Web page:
Stocks Get Knocked Down (But They Get Up Again)

Stocks Get Knocked Down (But They Get Up Again)

With apologies to the rock group Chumbawamba and their 1997 hit, it has been hard to keep this market down. In 2020, we faced the onslaught of a pandemic, rampant unemployment, and a sinking economy. And while the declines in the equity markets early last year were steep, they were relatively short-lived.

By fall, worries returned in the weeks leading up to the presidential election, but once again, market turmoil was short-lived before equities resumed their upward march. Despite all that 2020 threw at investors, the S&P 500 managed to end the year up in the double digits. The equity markets were akin to a prizefighter, bouncing back up after getting knocked down.

As we entered the new year, the blows to the markets kept coming, one right after the other. In January, we saw the balance of power shift in the U.S. Senate, riots ravage the U.S. Capitol, the second impeachment of President Trump, and new variants of COVID-19 emerge. Any one of these would have been enough to produce the knock-out blow, yet the markets remained unfazed. Coming into the last week of the month, the S&P 500 had climbed more than 3% during the month to a new record.

Then a war broke out. Using GameStop Corporation stock as its arsenal, an army of retail traders waged a coordinated attack against the mighty hedge funds of Wall Street. The reasons for this uprising are up for debate, but it was enough to finally spook the markets. The S&P 500 gave back in the last week of January what it had gained in the prior three.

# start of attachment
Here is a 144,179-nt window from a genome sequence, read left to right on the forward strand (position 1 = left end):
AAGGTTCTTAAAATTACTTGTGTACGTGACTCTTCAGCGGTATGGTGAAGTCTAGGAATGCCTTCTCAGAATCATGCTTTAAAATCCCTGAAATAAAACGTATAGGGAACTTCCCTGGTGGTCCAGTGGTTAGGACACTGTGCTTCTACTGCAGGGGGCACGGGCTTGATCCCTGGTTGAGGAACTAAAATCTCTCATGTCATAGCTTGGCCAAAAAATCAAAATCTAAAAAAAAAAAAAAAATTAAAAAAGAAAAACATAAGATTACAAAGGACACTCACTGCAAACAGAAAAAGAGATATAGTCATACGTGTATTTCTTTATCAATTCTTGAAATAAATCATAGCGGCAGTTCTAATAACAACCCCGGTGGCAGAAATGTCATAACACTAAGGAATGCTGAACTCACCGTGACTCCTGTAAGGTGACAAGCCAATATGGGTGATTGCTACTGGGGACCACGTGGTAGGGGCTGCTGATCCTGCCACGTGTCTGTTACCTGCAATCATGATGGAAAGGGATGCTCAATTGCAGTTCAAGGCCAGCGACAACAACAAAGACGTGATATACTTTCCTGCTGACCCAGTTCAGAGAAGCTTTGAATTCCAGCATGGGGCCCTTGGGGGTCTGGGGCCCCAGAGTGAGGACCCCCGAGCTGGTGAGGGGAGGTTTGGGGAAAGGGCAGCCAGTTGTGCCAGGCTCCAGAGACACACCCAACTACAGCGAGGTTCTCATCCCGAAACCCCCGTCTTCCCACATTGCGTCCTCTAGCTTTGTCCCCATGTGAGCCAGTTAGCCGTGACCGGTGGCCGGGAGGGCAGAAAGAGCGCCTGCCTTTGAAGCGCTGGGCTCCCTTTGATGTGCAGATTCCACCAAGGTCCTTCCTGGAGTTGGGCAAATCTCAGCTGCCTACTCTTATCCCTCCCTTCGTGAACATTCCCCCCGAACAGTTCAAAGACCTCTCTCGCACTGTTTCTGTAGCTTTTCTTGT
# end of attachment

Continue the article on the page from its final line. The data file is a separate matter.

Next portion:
GameStop shares were trading below $20 at the end of December. By the end of January, the stock had risen to as high as $483 per share. The ripple effects riled the financial markets as hedge fund firms that had bet against the stock were forced to sell liquid long positions to shore up their portfolios. By betting against the stock, or shorting it, the hedge funds incurred immense losses in January as GameStop shares rose dramatically amid the buying frenzy carried out by a group of Reddit users armed with the power of social media. Soon, worries mounted over whether this trading mania would spill over into other stocks favored as short positions by the hedge funds. How severe would be the forced selling by these institutional behemoths?

The chart below provides an interesting perspective of GameStop’s recent meteoric rise compared to other popular investment themes such as Bitcoin and the big technology names.

At the time of this writing, shares of GameStop have come back down to Earth, trading around $50 per share. With the trading craze in the stock seemingly subsiding, the equity markets appear to have shifted focus back to earnings and resumed an upward trend.

Amid all the noise in January, FSA carried on with monitoring shifts in the markets. We initiated an international equity position in the Conservative Growth, Core Equity, and Income & Growth strategies. Most Tactical Growth accounts started the new year already holding exposure to international equities, but we added it where necessary. We will be looking for the pendulum to swing more decisively from a U.S.-centric focus to a broader, international stance before we add to our foreign funds. It remains to be seen whether this will be the year the U.S. markets finally pass the baton to their foreign cousins.

As tax time approaches, we encourage you to reach out to your advisor with any changes that might impact your goals and how we manage your money.

Mary Ann Drucker
Assistant Portfolio Manager



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